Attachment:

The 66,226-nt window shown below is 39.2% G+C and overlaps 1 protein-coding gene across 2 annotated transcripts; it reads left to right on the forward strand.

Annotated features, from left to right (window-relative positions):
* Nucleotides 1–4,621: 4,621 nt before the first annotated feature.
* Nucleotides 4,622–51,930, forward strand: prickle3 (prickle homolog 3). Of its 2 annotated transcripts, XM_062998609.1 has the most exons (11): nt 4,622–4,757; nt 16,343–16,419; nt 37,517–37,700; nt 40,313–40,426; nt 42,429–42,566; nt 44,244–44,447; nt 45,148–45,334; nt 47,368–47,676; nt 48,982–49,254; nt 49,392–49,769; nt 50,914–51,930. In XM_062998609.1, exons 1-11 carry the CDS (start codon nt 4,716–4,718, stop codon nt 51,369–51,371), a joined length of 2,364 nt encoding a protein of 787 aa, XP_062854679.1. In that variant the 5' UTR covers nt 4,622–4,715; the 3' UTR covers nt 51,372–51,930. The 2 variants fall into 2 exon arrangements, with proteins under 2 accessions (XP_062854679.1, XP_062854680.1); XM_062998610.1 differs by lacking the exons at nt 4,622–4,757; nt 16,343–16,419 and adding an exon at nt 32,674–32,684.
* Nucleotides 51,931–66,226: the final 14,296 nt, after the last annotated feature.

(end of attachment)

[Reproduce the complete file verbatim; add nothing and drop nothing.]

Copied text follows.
The 66,226-nt window shown below is 39.2% G+C and overlaps 1 protein-coding gene across 2 annotated transcripts; it reads left to right on the forward strand.

Annotated features, from left to right (window-relative positions):
* Nucleotides 1–4,621: 4,621 nt before the first annotated feature.
* Nucleotides 4,622–51,930, forward strand: prickle3 (prickle homolog 3). Of its 2 annotated transcripts, XM_062998609.1 has the most exons (11): nt 4,622–4,757; nt 16,343–16,419; nt 37,517–37,700; nt 40,313–40,426; nt 42,429–42,566; nt 44,244–44,447; nt 45,148–45,334; nt 47,368–47,676; nt 48,982–49,254; nt 49,392–49,769; nt 50,914–51,930. In XM_062998609.1, exons 1-11 carry the CDS (start codon nt 4,716–4,718, stop codon nt 51,369–51,371), a joined length of 2,364 nt encoding a protein of 787 aa, XP_062854679.1. In that variant the 5' UTR covers nt 4,622–4,715; the 3' UTR covers nt 51,372–51,930. The 2 variants fall into 2 exon arrangements, with proteins under 2 accessions (XP_062854679.1, XP_062854680.1); XM_062998610.1 differs by lacking the exons at nt 4,622–4,757; nt 16,343–16,419 and adding an exon at nt 32,674–32,684.
* Nucleotides 51,931–66,226: the final 14,296 nt, after the last annotated feature.